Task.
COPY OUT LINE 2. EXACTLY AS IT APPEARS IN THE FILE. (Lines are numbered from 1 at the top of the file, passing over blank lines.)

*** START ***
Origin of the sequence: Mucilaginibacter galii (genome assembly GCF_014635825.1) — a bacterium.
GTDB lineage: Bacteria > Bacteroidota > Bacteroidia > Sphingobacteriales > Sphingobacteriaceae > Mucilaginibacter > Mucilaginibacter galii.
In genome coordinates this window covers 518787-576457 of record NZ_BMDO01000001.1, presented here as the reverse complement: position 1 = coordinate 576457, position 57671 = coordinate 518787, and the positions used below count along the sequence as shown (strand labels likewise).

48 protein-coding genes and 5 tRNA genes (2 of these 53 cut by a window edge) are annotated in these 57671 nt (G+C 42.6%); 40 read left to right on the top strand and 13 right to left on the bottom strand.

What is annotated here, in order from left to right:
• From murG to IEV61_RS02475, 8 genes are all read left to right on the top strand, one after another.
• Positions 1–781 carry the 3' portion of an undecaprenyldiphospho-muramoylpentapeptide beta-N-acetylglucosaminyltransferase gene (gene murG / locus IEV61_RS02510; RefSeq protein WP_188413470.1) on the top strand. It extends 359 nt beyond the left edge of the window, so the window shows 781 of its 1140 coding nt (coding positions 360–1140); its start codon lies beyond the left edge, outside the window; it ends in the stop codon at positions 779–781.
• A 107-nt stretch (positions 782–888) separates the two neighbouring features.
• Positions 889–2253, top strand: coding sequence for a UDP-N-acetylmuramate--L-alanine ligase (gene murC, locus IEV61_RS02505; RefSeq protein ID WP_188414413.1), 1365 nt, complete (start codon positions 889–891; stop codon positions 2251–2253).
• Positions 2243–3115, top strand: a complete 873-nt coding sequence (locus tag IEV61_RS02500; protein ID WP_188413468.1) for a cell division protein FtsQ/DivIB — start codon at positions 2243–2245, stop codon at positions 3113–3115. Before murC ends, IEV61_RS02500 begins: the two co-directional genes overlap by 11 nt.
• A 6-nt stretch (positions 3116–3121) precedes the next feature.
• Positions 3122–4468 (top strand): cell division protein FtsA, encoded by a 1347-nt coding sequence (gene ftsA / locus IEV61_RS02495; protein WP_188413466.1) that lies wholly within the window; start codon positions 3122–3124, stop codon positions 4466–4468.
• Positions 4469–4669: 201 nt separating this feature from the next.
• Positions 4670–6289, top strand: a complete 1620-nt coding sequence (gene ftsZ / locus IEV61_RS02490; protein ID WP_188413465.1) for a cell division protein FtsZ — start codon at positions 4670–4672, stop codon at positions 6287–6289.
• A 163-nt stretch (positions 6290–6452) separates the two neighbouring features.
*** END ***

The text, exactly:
GTDB lineage: Bacteria > Bacteroidota > Bacteroidia > Sphingobacteriales > Sphingobacteriaceae > Mucilaginibacter > Mucilaginibacter galii.